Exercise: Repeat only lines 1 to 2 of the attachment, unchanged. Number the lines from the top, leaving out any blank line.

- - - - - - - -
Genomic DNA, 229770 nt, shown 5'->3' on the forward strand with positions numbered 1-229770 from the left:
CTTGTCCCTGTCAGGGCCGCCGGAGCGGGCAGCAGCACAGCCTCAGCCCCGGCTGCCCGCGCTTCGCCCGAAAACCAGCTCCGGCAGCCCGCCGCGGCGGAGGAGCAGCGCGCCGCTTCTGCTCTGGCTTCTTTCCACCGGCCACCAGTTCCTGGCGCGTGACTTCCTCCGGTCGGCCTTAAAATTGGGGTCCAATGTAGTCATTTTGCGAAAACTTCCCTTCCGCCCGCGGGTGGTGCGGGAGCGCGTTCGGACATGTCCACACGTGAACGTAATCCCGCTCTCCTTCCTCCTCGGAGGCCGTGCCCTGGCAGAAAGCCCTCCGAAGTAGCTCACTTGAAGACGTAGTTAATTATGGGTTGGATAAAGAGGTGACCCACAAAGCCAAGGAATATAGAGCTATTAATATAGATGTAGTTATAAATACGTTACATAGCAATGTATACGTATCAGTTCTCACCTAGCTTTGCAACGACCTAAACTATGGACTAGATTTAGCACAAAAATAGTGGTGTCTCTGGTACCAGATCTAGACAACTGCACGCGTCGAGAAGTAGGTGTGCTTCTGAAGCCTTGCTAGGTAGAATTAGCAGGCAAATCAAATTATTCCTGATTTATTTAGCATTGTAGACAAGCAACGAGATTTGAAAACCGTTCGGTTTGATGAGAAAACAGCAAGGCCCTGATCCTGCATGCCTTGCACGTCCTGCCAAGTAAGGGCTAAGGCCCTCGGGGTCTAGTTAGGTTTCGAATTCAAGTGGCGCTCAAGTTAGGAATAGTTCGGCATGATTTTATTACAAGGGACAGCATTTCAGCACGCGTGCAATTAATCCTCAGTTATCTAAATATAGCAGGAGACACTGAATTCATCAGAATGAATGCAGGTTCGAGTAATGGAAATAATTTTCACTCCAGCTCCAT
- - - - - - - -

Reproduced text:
Genomic DNA, 229770 nt, shown 5'->3' on the forward strand with positions numbered 1-229770 from the left:
CTTGTCCCTGTCAGGGCCGCCGGAGCGGGCAGCAGCACAGCCTCAGCCCCGGCTGCCCGCGCTTCGCCCGAAAACCAGCTCCGGCAGCCCGCCGCGGCGGAGGAGCAGCGCGCCGCTTCTGCTCTGGCTTCTTTCCACCGGCCACCAGTTCCTGGCGCGTGACTTCCTCCGGTCGGCCTTAAAATTGGGGTCCAATGTAGTCATTTTGCGAAAACTTCCCTTCCGCCCGCGGGTGGTGCGGGAGCGCGTTCGGACATGTCCACACGTGAACGTAATCCCGCTCTCCTTCCTCCTCGGAGGCCGTGCCCTGGCAGAAAGCCCTCCGAAGTAGCTCACTTGAAGACGTAGTTAATTATGGGTTGGATAAAGAGGTGACCCACAAAGCCAAGGAATATAGAGCTATTAATATAGATGTAGTTATAAATACGTTACATAGCAATGTATACGTATCAGTTCTCACCTAGCTTTGCAACGACCTAAACTATGGACTAGATTTAGCACAAAAATAGTGGTGTCTCTGGTACCAGATCTAGACAACTGCACGCGTCGAGAAGTAGGTGTGCTTCTGAAGCCTTGCTAGGTAGAATTAGCAGGCAAATCAAATTATTCCTGATTTATTTAGCATTGTAGACAAGCAACGAGATTTGAAAACCGTTCGGTTTGATGAGAAAACAGCAAGGCCCTGATCCTGCATGCCTTGCACGTCCTGCCAAGTAAGGGCTAAGGCCCTCGGGGTCTAGTTAGGTTTCGAATTCAAGTGGCGCTCAAGTTAGGAATAGTTCGGCATGATTTTATTACAAGGGACAGCATTTCAGCACGCGTGCAATTAATCCTCAGTTATCTAAATATAGCAGGAGACACTGAATTCATCAGAATGAATGCAGGTTCGAGTAATGGAAATAATTTTCACTCCAGCTCCAT